Yesterday. Early evening.
I slip into my running shoes and sit down on the kitchen floor by the back door, in front of the rainsplashed full-length mirror.
Slowly, I slide into a stretch, feeling all the little muscles in my legs resisting until, after a minute or so, they loosen all at once. Whatever was taut suddenly feels soft and pliant, and I can bend my torso and rest my face comfortably on my knees.
I’ve always loved this quiet place before a run. I loved it years ago when I was competing, and I love it now, when I run only for myself. These days, it’s like a quiet agreement between myself and my body: a promise that I will listen to it and be gentle with it. That I will challenge it, and enjoy it, but not abuse it.
I realize only now, as I’m typing the words, that this is the kind of silent agreement that lovers make.
And that seems right to me.
Can I tell you something that’s honest? The world I grew up in didn’t teach me to think very highly of my body.
I’ve spoken briefly, now and again, about the fact that I was educated and churched in the conservative Christian milieu. I’m (deeply) grateful for some of the things I learned in that place: to love my enemies. To give generously. To be open to ideas that can’t always be pinned down into clear-cut facts.
But there are other things I learned there — hurtful ideas I’m still trying to shake out of my skull. And I count my thoughts about my body among them.
Outside, the dusk deepens to dark, and it rains.
At first I’m cold, but less than a half-mile into my run, my body warms. The group I’m running with strings out along the trail, their headlamps bobbing in the black, and after cutting through about half the pack, I find my place, and I let my stride settle into a steady length that matches my breathing.
I splash through puddles and smile: this feels good today. Just right.
I’ve had a lot of time, since my recovery from my eating disorder more than a decade ago, to think about how my body relates to my soul. What role the muscles and the sinews, the flesh and bone might play in the life of the spirit that lives beneath.
As I run, I think about the old things I was taught — things I’m shedding now like a husk of dry skin.
I think about the people who taught me that the body was unholy: that it was constantly at war with the goodness my spirit:
And I suppose these people weren’t entirely wrong… But they weren’t entirely right, either. Because while my body is full of longings that aren’t good for me, it’s full of longings that are beautiful, too.
I run a little faster, and more psalms than I can count rush through my head like a river: King David’s words about a mouth that speaks poetry and praise. About eyes that see the Glory.
And I think: this, too, is truth.
I round the halfway mark and run under the bridge, then uphill, my strides smaller and more painful now. I am listening, over the sound of my breaths, for the sound of my heart: the hammer of it in my ears, my throat.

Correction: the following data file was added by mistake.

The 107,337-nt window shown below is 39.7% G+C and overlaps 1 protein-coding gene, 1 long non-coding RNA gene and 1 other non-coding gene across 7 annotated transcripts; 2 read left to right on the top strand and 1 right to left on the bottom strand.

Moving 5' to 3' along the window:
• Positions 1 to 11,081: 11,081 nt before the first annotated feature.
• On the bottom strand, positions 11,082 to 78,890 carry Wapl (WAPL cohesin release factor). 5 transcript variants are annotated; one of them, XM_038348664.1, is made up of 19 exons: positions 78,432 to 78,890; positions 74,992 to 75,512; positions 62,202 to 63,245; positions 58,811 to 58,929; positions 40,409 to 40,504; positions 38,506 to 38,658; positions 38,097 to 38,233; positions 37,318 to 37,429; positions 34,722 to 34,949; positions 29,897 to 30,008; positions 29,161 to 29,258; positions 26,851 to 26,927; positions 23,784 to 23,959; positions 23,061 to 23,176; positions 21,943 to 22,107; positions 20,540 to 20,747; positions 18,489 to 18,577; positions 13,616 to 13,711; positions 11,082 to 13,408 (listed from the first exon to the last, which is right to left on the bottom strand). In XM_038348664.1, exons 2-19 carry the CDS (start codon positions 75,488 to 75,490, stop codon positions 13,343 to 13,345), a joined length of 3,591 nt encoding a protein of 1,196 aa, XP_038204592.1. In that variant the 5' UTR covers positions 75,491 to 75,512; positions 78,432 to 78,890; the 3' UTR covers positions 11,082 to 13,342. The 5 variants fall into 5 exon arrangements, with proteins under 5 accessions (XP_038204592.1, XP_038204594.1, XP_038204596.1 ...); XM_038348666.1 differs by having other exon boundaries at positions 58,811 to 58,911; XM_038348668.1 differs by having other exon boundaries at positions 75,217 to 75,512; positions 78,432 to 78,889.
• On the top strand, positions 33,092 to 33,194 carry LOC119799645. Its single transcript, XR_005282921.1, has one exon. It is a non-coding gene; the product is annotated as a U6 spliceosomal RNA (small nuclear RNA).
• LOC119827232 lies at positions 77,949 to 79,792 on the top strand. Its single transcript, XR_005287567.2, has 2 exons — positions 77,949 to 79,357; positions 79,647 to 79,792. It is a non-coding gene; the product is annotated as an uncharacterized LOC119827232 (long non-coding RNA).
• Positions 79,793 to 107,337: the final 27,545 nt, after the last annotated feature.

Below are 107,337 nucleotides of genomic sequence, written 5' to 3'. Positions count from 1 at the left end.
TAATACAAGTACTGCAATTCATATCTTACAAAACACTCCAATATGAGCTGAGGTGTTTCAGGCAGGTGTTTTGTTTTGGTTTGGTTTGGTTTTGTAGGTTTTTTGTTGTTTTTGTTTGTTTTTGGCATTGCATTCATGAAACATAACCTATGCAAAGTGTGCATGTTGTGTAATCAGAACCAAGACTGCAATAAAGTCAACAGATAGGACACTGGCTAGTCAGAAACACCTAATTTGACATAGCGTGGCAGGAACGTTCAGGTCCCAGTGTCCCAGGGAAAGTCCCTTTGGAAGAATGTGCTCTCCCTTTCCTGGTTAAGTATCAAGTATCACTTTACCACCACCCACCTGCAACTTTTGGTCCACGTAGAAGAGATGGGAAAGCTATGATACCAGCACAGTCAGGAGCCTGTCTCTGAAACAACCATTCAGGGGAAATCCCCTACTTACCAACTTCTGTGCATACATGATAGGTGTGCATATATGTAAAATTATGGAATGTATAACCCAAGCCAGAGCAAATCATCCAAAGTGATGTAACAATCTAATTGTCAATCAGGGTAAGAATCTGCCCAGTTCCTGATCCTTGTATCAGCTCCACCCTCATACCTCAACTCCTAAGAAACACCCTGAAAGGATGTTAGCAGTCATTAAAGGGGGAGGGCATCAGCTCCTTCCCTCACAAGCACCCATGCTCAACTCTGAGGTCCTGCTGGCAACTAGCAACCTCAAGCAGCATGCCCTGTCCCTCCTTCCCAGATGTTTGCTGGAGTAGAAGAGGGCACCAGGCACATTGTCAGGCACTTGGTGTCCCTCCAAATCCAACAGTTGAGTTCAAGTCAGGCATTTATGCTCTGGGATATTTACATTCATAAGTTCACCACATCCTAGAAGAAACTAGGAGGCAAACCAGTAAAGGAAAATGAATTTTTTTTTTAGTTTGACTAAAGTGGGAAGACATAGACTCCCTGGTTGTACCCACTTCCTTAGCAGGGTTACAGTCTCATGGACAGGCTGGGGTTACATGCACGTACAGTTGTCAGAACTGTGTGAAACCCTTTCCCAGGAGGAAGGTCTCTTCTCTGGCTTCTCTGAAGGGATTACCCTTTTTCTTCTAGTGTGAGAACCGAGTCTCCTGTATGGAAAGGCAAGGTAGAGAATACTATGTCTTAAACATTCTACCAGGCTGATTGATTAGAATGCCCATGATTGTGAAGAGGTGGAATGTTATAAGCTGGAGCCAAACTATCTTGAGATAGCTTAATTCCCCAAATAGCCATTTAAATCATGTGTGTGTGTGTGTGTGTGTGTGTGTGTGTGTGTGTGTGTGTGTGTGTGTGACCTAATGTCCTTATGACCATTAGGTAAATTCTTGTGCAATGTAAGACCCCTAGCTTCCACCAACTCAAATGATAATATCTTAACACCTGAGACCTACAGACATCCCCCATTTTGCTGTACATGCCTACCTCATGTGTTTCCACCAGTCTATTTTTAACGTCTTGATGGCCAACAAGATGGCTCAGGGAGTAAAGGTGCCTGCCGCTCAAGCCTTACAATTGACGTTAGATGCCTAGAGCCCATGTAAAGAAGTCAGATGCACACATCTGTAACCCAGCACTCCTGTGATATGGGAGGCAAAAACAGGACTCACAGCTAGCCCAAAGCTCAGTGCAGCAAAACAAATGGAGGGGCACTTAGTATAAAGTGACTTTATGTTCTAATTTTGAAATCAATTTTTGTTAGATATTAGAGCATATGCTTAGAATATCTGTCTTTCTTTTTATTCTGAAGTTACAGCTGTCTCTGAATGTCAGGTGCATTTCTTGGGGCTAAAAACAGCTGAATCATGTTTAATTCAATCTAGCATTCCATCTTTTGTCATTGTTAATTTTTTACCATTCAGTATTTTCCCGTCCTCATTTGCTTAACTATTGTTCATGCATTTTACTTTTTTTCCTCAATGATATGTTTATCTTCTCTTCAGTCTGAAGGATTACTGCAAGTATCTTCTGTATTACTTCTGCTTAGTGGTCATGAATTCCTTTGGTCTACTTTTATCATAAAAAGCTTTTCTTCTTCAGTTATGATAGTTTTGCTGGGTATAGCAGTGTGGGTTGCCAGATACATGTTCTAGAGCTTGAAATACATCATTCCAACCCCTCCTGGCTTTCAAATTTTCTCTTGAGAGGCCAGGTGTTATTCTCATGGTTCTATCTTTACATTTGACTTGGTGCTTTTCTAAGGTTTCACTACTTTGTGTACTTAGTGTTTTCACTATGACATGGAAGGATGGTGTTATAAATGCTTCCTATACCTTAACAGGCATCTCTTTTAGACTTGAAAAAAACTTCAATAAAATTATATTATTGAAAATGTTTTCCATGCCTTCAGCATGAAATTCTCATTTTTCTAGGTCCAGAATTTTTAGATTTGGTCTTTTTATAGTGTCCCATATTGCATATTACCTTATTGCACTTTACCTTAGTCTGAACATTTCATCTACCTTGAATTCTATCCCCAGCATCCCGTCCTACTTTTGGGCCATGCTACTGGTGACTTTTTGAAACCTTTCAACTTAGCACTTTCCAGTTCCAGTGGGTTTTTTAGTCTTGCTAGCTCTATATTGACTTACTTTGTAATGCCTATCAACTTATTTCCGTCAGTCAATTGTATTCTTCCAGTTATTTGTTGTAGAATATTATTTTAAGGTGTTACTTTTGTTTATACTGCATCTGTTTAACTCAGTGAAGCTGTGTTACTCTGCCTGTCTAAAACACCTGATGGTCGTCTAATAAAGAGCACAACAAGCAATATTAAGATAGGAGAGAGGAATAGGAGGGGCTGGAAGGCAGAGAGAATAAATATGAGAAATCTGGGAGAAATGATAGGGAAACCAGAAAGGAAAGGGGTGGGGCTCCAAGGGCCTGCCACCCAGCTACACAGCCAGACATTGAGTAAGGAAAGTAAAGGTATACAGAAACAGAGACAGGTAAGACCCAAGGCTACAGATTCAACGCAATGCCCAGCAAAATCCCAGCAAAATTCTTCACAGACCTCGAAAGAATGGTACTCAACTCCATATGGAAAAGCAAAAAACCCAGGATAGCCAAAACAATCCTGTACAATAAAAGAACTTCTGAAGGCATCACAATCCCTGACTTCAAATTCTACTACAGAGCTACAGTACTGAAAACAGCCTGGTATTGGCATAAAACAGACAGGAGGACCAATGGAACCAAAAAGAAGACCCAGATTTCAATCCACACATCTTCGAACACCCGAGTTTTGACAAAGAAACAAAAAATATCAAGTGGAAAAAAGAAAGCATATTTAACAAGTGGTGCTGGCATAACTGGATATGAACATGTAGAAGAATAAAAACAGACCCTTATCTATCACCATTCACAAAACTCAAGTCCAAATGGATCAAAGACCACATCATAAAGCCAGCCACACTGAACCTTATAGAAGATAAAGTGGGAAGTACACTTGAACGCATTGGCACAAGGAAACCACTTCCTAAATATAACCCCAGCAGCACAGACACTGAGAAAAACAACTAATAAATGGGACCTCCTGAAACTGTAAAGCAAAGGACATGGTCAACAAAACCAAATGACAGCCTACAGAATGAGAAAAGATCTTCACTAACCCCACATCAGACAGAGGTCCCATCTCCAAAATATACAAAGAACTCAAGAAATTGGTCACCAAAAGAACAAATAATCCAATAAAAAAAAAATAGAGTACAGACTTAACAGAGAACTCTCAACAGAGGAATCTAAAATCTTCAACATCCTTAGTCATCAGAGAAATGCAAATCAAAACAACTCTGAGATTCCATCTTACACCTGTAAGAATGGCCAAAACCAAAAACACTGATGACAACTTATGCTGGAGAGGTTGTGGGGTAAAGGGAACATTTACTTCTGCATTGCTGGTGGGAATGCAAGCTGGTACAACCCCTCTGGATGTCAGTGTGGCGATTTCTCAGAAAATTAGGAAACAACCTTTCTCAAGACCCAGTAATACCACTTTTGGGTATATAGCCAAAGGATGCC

When I am certain that it’s steady, I push forward a little harder: under the second bridge and out into the lonelier dark.
The last mile is always the hardest.
I am learning: little by little, I am learning.
I feel the drops of rain prick the skin of my face, feel my wet hair slap my shoulders, and I think: the body is not a cage — oh, no. It’s not a prison I have to endure until some heavenly homecoming.
If anything, it’s a scaffold: a temporary structure I am using to build something stronger and more lasting within.
I run harder into the rain, and I think about the skyscraper of my spirit — fragile but needle-sharp, rising into cloud. I think about the lacy network of brittle bone that contains it, protects it, allows me to do the work of beautifying it.
And believe me: I can feel that brittleness. With each footstep, I feel my old stress fractures. Shinsplints. The frail state of my 34-year-old knees.
But also, I feel the finish, coming.
I feel the rain on my face.
I feel the breath in my lungs.
I feel my spirit expanding to fill all of myself.
And it’s good.
I promised you that tonight I’d reveal a new project with you, and here it is: for the next thirty days, I’m going to find a way to enjoy my body every day, and then I’m going to share it with you.
Because the body hasn’t always meant joy for me, and these days, I’d like that to change.
I may snap a shot of my hike in the woods, or write two-hundred words about a run. I might tell you what it feels like to cup my palms around a cup of hot tea on a cold night, or show you what it means to sit still under a cloudless sky and feel the sun on my closed eyelids.
Either way, I want to spend this December — a season that is so often about bodily overindulgence followed by self-loathing — using my body a little differently.
I plan to take a healthier kind of pleasure in it, in this brief little moment when it’s mine to enjoy, and chronicle that pleasure every day.
Here’s my first photo:
See you tomorrow. ❤